Exclusive Guest Article from John Bantin: Persia Learns To Dive

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My youngest daughter, Persia, first expressed an interest in learning to dive while we were on holiday at Taba in Egypt. She was then only nine-years-old. Notwithstanding that, my I entrusted old friend Mohammed Ali, the manager of the AquaSport dive centre, with looking after the well being of our little girl. He is a highly intelligent and sophisticated man and the conditions in the sea at Taba are extremely benign.

They went for a try-dive together on the shallow house reef. I followed at a discreet distance, watching more out of curiosity than anything else. She was never aware that I was there. Although all the equipment seemed much too big for her, she seemed to manage OK and returned full of enthusiasm for the underwater world. She seemed to be able to remember every creature she had seen. We had found her a wetsuit that was a perfect fit for her slim child’s build so she didn’t suffer getting chilled.

“That was fun. I saw an angelfish, an eel and lots of orange fish. I even saw a puffer fish,” she boasted.

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A couple of years later, we found ourselves on holiday in Grenada at the True Blue Bay resort where Aquanauts of Grenada has its headquarters. We booked Persia on to a PADI junior open-water diver course while we grown-ups went off diving. She sat through the PADI videos and studied the manual.

“I couldn’t understand it properly. It was all in American,” the eleven-year-old complained later, but she stuck it out in front of the video monitor in a rather tropically warm classroom, resolutely determined to do what was required of her.

One way or another she managed to scramble through the theory. It was the same with the pool work. I took some photographs of her learning and acted as an informed observer. She loved it.

“It was easy-peasy! I thought Reece was very clear. He didn’t rush me. He would ask me if I was comfortable doing each skill and if I wanted to, I had time to try again.”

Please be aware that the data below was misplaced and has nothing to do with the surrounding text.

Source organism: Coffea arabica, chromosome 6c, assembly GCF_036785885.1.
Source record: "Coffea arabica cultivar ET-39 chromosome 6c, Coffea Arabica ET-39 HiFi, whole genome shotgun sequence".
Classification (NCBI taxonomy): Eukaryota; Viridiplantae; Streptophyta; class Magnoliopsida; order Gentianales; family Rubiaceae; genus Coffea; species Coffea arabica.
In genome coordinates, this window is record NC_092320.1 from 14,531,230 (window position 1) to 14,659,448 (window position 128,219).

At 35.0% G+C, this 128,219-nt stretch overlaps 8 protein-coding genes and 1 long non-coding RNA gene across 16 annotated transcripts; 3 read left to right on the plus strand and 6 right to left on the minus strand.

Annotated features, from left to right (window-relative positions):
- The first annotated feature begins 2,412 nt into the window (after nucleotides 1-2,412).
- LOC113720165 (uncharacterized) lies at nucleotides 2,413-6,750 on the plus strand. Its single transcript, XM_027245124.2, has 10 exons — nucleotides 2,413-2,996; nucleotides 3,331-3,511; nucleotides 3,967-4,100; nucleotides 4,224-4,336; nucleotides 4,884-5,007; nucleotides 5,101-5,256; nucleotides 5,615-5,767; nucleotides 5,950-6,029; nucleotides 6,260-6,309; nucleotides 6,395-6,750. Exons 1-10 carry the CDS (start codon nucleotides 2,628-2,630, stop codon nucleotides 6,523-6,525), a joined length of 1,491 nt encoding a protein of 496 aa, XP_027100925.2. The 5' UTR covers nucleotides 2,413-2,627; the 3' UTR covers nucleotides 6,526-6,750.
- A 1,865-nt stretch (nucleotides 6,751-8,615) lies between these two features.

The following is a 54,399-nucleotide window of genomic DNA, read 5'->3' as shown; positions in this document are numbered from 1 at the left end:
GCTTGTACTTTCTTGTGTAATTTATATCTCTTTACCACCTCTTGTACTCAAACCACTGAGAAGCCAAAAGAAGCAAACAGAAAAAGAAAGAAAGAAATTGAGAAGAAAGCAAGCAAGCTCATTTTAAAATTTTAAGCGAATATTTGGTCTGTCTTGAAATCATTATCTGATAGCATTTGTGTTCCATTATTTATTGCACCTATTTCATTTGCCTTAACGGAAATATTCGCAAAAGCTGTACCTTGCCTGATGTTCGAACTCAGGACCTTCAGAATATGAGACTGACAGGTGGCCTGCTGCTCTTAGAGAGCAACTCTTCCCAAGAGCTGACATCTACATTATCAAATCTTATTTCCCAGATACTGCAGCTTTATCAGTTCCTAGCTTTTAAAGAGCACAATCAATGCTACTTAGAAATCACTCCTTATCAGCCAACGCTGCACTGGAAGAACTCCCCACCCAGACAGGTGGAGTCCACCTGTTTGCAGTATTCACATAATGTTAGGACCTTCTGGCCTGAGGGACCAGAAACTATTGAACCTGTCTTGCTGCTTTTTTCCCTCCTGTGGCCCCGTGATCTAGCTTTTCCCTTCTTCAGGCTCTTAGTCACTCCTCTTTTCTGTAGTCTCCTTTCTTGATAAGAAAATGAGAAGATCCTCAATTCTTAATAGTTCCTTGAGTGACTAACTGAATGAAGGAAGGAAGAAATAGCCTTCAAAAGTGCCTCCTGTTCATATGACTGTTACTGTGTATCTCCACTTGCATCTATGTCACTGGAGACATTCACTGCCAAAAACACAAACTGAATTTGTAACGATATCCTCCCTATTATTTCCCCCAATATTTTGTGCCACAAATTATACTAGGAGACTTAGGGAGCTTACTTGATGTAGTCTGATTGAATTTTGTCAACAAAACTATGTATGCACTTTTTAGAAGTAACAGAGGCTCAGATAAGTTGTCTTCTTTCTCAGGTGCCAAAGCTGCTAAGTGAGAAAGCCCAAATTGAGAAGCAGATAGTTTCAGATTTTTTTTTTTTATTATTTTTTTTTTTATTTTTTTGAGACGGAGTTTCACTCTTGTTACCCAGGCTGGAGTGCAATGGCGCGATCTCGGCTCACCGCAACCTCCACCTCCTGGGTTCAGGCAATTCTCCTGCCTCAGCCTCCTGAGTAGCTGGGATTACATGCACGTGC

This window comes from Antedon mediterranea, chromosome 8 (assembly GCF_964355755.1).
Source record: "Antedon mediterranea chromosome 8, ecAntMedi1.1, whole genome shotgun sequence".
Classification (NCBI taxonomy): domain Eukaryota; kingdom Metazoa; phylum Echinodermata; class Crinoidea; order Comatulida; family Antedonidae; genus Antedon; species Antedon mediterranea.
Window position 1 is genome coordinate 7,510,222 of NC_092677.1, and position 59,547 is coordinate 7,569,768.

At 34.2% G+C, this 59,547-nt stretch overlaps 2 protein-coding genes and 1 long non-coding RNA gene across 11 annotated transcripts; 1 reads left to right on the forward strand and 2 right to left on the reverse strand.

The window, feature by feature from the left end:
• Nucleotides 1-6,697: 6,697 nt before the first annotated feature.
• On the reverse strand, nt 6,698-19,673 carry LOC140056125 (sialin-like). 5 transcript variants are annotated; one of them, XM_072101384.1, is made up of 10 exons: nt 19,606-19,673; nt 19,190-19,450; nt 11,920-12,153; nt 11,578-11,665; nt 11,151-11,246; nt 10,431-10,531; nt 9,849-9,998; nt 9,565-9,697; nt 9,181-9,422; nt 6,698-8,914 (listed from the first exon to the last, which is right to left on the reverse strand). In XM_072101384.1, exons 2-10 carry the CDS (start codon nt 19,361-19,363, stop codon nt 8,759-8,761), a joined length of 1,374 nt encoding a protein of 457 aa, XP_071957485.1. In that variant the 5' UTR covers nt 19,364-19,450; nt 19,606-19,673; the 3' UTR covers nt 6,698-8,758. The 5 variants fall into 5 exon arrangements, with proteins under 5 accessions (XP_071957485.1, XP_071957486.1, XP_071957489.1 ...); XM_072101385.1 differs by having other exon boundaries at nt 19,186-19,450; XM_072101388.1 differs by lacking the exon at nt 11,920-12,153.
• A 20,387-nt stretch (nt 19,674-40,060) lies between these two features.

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Persia is very at home in the water and I guess Reece had taught a lot of people with greater problems than she had. However, she had taken on board the fact that it was Reece who was teaching her and was determined to keep her parents at a distance.

When we set off in the boat for her first sea dive she would not let us near her, constantly telling us that she had to set up her gear all by herself without any help. This was admirable and by now she certainly knew how to do it. Neither did she exhibit any fear of jumping into the water from the boat while fully loaded with scuba kit. However, she did look a little serious if not nervous on the journey out to the dive site. My wife and I are not anxious types and let her get on with it.

The first dive was a shallow dive of around only 6m deep and I took photographs of her and Reece as they swam around. The water was warm and clear. She enjoyed an hour underwater and cleared her mask and regulator when she was asked to and seemed to be very competent.

While she was busy looking at things and exploring, she looked to be completely natural but as soon as she was required to do a task she became tense and focussed on the job in hand to the exclusion of everything and everyone else, but that is how it is when you first learn anything.